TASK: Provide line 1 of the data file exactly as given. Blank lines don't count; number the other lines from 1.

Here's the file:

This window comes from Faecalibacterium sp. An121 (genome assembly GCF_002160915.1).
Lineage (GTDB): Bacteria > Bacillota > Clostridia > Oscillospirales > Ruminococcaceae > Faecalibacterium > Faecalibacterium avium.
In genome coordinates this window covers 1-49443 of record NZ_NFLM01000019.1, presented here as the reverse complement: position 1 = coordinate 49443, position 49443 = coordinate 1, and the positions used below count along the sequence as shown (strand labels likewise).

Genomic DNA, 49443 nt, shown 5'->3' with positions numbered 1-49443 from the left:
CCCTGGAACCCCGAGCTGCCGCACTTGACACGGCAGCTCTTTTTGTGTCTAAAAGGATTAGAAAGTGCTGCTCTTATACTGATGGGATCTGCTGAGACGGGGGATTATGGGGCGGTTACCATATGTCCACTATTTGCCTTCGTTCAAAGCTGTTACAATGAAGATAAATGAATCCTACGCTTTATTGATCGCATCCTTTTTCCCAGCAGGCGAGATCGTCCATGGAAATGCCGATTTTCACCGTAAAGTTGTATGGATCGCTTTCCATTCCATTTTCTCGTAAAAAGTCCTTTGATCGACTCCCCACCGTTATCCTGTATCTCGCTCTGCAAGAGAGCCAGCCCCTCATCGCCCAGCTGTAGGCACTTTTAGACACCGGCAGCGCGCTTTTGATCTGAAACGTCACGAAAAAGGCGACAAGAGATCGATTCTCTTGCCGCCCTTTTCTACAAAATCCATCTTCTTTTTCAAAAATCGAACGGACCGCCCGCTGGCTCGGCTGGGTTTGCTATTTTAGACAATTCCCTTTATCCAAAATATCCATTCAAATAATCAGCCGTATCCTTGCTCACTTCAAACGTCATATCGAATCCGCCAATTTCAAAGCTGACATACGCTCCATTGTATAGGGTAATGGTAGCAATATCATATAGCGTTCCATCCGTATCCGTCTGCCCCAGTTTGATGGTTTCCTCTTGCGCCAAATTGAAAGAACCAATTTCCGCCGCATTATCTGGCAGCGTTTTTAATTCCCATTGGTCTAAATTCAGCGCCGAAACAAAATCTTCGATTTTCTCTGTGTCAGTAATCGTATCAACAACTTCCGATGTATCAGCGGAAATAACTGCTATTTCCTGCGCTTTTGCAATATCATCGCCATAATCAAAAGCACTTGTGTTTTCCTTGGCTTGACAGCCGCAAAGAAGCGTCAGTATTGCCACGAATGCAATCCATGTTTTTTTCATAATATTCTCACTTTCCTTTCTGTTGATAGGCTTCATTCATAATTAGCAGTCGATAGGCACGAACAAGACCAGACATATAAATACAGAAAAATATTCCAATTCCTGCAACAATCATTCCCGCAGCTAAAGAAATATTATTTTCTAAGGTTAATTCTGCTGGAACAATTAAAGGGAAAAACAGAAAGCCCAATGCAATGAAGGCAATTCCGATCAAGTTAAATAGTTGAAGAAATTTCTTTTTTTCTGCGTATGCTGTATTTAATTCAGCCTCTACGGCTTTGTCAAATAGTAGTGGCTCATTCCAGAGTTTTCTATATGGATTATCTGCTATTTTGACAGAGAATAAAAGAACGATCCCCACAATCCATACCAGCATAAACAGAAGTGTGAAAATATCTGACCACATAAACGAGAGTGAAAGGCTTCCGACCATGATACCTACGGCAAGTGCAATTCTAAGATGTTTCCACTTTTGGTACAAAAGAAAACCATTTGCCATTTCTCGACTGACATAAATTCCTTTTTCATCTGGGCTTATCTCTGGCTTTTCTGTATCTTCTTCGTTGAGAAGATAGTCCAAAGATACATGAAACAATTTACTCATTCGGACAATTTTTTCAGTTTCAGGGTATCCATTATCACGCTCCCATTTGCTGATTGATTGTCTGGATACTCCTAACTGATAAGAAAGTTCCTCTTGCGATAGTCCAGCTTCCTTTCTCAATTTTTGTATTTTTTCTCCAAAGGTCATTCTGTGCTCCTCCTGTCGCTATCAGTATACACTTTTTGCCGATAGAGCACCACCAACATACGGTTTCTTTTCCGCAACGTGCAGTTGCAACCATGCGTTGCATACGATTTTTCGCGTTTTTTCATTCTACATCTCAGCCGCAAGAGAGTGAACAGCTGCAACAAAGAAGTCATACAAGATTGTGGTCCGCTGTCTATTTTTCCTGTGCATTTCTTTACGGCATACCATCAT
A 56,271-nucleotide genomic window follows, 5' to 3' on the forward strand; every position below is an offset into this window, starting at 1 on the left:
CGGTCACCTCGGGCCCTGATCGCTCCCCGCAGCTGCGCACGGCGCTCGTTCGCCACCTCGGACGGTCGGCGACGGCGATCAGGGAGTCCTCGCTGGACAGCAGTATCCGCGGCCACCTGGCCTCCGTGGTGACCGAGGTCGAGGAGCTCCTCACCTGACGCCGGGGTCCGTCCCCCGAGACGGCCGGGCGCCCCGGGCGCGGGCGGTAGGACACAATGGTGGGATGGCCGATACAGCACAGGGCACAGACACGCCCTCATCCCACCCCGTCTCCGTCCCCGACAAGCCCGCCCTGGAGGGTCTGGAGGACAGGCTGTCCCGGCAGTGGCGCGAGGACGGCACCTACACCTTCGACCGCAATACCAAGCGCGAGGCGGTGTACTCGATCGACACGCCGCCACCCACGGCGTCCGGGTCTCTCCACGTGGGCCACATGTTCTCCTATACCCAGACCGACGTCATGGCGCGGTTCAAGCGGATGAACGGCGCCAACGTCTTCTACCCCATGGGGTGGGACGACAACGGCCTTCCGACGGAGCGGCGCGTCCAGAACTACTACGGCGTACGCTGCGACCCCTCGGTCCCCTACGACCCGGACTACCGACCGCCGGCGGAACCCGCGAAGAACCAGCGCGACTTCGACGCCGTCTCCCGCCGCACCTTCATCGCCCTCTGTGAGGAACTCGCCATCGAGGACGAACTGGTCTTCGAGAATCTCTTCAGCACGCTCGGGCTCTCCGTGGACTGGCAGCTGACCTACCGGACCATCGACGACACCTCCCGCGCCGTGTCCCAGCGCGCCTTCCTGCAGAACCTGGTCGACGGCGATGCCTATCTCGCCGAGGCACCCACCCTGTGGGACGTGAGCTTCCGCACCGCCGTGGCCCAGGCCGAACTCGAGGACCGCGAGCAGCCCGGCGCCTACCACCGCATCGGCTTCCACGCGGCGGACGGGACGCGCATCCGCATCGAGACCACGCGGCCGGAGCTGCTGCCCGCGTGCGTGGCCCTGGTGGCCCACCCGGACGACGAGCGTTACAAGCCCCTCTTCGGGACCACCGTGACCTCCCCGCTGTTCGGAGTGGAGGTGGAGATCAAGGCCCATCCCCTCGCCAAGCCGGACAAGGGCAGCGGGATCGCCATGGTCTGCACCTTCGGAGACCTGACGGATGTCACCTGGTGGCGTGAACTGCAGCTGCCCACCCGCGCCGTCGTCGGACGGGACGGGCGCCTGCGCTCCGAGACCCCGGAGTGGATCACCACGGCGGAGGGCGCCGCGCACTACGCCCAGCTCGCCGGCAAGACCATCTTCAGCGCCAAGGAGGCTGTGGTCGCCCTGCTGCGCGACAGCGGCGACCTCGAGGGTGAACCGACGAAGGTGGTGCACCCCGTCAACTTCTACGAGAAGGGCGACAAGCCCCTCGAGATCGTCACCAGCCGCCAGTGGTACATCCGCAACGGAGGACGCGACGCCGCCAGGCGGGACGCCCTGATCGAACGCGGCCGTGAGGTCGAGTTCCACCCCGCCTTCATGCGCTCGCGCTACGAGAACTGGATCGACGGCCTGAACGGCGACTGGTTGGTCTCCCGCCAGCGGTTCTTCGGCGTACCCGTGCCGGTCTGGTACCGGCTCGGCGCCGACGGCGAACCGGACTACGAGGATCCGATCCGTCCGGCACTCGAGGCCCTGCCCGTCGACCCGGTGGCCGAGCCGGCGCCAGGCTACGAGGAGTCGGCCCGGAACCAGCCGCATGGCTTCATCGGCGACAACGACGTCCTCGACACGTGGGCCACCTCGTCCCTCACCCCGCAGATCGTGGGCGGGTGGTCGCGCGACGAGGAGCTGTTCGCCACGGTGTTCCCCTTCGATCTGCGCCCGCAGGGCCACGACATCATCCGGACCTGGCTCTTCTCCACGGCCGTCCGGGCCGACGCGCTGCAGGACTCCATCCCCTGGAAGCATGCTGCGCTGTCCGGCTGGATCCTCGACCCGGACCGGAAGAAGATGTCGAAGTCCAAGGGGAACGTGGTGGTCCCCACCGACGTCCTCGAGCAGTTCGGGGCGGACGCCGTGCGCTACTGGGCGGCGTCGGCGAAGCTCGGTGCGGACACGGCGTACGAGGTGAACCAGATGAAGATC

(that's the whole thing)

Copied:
This window comes from Faecalibacterium sp. An121 (genome assembly GCF_002160915.1).